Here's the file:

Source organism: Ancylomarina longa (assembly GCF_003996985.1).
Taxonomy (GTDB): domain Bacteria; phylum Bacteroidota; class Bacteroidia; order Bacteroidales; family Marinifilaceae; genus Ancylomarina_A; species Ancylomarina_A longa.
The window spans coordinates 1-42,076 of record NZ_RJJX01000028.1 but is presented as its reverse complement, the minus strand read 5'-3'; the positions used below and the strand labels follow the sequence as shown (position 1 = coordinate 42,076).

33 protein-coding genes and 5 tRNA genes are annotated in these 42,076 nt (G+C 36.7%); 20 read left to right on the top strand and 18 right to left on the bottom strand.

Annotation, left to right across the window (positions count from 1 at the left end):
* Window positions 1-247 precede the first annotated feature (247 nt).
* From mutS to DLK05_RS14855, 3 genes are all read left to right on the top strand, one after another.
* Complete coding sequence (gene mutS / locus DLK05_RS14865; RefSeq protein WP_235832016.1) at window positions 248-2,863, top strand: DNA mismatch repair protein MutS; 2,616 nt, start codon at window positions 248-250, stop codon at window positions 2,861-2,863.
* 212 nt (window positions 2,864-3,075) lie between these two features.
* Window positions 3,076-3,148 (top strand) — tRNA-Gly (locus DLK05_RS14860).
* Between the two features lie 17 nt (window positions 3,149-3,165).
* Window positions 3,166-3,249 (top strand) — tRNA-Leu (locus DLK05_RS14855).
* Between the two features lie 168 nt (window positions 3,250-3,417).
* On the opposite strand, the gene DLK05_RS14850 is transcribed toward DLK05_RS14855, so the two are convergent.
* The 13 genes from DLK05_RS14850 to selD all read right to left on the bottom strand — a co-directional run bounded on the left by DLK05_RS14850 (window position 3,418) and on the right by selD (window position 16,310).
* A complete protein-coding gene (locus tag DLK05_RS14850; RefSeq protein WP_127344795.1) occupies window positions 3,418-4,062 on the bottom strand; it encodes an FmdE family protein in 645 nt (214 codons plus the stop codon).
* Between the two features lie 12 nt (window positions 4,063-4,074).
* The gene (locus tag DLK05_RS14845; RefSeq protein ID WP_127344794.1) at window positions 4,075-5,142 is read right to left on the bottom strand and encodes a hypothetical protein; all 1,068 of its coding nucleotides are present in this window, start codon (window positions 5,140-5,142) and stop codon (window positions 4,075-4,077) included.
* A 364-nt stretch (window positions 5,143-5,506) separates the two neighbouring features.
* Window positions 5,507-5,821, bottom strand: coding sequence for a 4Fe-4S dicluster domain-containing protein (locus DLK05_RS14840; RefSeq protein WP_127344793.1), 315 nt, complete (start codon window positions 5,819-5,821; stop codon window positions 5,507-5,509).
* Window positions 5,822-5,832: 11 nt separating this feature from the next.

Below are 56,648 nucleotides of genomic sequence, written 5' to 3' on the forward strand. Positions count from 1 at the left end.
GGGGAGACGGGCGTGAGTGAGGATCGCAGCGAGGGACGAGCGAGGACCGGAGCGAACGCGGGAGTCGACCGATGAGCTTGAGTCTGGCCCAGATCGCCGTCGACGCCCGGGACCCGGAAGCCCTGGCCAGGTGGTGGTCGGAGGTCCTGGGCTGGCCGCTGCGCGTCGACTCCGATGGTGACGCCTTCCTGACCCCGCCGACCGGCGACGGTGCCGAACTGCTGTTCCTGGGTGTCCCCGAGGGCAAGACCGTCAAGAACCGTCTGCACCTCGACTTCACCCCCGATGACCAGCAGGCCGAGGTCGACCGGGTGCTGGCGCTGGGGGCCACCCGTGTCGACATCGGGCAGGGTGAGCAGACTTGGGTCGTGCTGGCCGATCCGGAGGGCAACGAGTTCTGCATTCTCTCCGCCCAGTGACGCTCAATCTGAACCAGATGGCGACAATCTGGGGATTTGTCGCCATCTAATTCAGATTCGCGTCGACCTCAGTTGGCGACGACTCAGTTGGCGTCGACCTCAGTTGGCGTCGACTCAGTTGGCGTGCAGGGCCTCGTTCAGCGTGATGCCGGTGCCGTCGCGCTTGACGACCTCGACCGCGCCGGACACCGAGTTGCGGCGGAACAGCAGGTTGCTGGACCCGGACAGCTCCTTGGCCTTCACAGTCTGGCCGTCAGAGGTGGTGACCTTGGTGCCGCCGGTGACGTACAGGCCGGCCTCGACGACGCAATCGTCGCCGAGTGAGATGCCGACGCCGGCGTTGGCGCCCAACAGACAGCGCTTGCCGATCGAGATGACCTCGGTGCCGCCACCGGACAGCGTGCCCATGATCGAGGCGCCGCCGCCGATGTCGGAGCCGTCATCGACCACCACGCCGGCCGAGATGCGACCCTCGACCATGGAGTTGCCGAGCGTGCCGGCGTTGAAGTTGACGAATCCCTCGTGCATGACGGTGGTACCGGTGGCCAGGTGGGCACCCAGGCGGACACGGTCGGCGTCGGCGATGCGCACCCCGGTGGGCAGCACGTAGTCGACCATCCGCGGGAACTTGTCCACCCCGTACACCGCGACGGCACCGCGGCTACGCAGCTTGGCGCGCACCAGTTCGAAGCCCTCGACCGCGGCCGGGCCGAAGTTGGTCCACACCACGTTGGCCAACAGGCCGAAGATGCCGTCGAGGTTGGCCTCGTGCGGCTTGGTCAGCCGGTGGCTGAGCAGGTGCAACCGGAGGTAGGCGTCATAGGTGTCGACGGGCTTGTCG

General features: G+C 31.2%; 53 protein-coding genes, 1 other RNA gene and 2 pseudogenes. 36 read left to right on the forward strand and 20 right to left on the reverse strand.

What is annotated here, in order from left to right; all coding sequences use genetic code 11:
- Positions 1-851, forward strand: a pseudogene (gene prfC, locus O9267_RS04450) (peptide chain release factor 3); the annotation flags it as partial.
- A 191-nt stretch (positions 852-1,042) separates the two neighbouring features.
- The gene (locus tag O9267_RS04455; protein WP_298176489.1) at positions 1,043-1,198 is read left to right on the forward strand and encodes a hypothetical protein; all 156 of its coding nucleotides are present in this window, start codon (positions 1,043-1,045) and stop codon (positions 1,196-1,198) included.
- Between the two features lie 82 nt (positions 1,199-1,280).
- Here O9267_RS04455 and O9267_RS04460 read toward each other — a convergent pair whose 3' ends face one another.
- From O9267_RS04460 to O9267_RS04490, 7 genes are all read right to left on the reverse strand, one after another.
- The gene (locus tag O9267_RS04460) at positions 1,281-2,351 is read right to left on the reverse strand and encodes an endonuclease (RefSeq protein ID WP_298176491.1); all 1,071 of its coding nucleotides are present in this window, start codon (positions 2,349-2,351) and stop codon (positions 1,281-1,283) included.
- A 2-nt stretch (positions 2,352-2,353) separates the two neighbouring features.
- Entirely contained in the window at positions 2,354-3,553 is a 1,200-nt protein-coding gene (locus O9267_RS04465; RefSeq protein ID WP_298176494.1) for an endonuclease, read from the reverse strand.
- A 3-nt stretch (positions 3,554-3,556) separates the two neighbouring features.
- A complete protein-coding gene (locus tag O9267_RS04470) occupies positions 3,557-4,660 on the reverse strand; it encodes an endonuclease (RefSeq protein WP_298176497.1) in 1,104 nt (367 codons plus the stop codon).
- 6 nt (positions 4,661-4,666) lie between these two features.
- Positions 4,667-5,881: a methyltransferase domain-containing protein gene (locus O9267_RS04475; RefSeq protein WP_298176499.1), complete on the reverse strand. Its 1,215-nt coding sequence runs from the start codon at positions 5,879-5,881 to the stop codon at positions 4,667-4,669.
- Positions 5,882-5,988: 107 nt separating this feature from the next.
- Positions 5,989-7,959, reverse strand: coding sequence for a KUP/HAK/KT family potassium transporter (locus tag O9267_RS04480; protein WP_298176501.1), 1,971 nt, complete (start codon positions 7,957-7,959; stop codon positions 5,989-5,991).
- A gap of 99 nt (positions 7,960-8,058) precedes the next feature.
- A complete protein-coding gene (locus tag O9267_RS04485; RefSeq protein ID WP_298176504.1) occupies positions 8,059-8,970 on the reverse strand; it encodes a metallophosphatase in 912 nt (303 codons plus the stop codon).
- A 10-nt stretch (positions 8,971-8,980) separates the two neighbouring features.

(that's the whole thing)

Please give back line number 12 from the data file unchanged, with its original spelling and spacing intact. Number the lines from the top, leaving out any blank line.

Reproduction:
* Window positions 3,166-3,249 (top strand) — tRNA-Leu (locus DLK05_RS14855).